[R-sig-ME] LMM with Big data using binary DV
Douglas Bates
bates at stat.wisc.edu
Thu Feb 9 21:13:24 CET 2012
On Wed, Feb 8, 2012 at 8:28 PM, Joshua Wiley <jwiley.psych at gmail.com> wrote:
> Hi AC,
>
> My personal preference would be glmer from the lme4 package. I prefer
> the Laplace approximation for the likelihood over the quasilikelihood
> in glmmPQL. To give some exemplary numbers, I simulated a dataset
> with 2 million observations nested within 200 groups (10,000
> observations per group). I then ran an random intercepts model using:
>
> system.time(m <- glmer(Y ~ X + W + (1 | G), family = "binomial"))
>
> where the matrices/vectors are of sizes: Y = [2 million, 1]; X = [2
> million, 6]; W = [2 million, 3]; G = [2 million, 1]
>
> This took around 481 seconds to fit on a 1.6ghz dual core laptop.
> With the OS and R running, my system used ~ 6GB of RAM for the model
> and went up to ~7GB to show the summary (copies of the data are
> made---changed in the upcoming version of lme4).
>
> So as long as you have plenty of memory, you should have no trouble
> modelling your data using glmer(). To initially make sure all your
> code works, I might use a subset of your data (say 10k), once you are
> convinced you have the model you want, run it on the full data.
If you would have an opportunity to run that model fit or a comparable
on lme4Eigen::glmer we would appreciate information about speed,
accuracy and memory usage.
In lme4Eigen::glmer there are different levels of precision in the
approximation to the deviance being optimizer. These are controlled
by the nAGQ argument to the function. The default, nAGQ=1, uses the
Laplace approximation. The special value nAGQ=0 also uses the Laplace
approximation but profiles out the fixed-effects parameters. This
profiling is not exact but usually gets you close to the optimum that
you would get from nAGQ=1, but much, much faster. In a model like
this you can also use nAGQ>1 and <= 25. On the model fits we have
tried we don't see a lot of difference in timing between, say, nAGQ=9
and nAGQ=25 but on a model fit like this you might.
As a fallback, we would appreciate the code that you used to simulate
the response. We could generate something ourselves, of course, but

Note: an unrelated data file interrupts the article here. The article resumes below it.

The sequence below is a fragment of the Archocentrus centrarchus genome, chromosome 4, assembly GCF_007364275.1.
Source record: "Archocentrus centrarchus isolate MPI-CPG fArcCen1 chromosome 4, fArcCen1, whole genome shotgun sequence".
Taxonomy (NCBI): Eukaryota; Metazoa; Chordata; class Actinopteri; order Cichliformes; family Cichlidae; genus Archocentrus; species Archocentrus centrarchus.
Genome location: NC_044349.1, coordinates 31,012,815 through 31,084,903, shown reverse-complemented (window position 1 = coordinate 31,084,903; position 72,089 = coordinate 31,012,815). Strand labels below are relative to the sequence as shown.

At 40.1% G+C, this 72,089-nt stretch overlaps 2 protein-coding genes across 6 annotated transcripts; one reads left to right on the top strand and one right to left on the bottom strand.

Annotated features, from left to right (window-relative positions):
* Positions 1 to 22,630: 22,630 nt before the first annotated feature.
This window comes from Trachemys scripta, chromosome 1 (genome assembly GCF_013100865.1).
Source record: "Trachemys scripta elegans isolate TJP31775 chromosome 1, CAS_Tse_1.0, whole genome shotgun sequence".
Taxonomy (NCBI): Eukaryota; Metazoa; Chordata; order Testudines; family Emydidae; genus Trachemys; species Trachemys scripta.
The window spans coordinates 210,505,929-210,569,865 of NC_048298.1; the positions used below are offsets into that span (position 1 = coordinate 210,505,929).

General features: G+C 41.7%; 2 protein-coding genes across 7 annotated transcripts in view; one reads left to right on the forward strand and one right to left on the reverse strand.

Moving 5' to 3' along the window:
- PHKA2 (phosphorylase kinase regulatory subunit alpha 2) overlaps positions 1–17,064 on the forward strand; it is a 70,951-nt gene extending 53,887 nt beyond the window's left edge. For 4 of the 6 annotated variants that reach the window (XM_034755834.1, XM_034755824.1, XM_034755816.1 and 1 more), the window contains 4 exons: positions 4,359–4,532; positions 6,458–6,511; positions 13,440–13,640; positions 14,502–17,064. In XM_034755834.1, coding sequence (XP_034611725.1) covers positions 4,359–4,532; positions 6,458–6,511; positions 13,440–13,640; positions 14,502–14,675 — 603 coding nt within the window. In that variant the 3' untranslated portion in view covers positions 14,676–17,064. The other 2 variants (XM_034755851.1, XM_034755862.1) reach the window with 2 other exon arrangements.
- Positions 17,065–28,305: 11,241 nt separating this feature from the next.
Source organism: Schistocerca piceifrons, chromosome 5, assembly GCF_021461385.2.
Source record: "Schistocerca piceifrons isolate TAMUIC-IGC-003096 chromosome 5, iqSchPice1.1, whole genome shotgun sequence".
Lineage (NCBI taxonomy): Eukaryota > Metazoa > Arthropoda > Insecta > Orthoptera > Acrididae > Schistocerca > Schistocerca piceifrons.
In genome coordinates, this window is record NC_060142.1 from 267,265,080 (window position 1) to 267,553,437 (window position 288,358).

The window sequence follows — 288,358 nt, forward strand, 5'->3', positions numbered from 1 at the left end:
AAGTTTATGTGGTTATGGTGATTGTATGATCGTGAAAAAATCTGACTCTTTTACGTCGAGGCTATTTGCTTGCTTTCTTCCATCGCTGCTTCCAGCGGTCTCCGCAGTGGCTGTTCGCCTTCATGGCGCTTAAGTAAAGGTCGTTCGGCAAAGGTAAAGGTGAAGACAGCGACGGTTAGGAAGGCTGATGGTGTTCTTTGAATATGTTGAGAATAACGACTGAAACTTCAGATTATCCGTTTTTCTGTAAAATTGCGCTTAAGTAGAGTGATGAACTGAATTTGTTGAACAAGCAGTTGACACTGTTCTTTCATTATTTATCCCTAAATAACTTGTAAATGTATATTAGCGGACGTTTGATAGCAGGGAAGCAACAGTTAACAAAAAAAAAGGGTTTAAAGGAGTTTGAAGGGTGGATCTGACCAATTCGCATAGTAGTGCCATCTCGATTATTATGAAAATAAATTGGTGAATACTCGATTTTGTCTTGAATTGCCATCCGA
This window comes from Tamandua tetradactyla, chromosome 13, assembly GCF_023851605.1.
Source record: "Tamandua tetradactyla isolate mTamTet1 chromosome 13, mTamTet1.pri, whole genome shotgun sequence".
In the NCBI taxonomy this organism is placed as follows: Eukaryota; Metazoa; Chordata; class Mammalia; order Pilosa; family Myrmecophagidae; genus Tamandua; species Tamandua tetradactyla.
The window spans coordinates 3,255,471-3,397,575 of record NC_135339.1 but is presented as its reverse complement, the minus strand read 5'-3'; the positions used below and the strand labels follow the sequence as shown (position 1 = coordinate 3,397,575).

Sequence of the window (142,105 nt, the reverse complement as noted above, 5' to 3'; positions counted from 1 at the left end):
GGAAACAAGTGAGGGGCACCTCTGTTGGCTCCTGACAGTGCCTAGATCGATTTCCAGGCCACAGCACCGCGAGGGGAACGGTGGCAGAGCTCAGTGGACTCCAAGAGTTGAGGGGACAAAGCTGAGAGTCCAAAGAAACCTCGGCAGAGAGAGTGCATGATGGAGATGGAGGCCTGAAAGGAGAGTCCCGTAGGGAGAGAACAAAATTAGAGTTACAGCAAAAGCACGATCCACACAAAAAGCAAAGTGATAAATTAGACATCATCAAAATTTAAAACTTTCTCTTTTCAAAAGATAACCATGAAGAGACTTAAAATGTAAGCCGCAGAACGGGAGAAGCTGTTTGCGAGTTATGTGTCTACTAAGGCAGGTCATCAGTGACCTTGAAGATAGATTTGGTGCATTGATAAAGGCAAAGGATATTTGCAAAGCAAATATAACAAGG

it is easier to compare when you copy someone else's simulation.
> On Wed, Feb 8, 2012 at 5:28 PM, AC Del Re <acdelre at stanford.edu> wrote:
>> Hi,
>>
>> I have a huge dataset (2.5 million patients nested within > 100
>> facilities) and would like to examine variability across facilities in
>> program utilization (0=n, 1=y; utilization rates are low in general), along
>> with patient and facility predictors of utilization.
>>
>> I have 3 questions:
>>
>> 1. What program and/or package(s) do you recommend for running LMMs with
>> big data (even if they are not R packages)?
>>
>> 2. Are there any clever work arounds (e.g., random sampling of subset of
>> data, etc) that would allow me to use only R packages to run this dataset
>> (assuming I need to use another program due to the size of the dataset)?
>>
>> 3. What type of LMM is recommended with a binary DV similar to the one I am
>> wanting to examine? I know of two potential options (family=binomial option
>> in lmer and the glmmPQL in the MASS package) but am not sure which is more
>> appropriate or what other R packages and functions are available for this
>> purpose?
>>
>> Thank you,
>>
>> AC
>>
>> [[alternative HTML version deleted]]
>>
>> _______________________________________________
>> R-sig-mixed-models at r-project.org mailing list
>> https://stat.ethz.ch/mailman/listinfo/r-sig-mixed-models
>
>
>
> --
> Joshua Wiley
> Ph.D. Student, Health Psychology
> Programmer Analyst II, Statistical Consulting Group
> University of California, Los Angeles
> https://joshuawiley.com/
>
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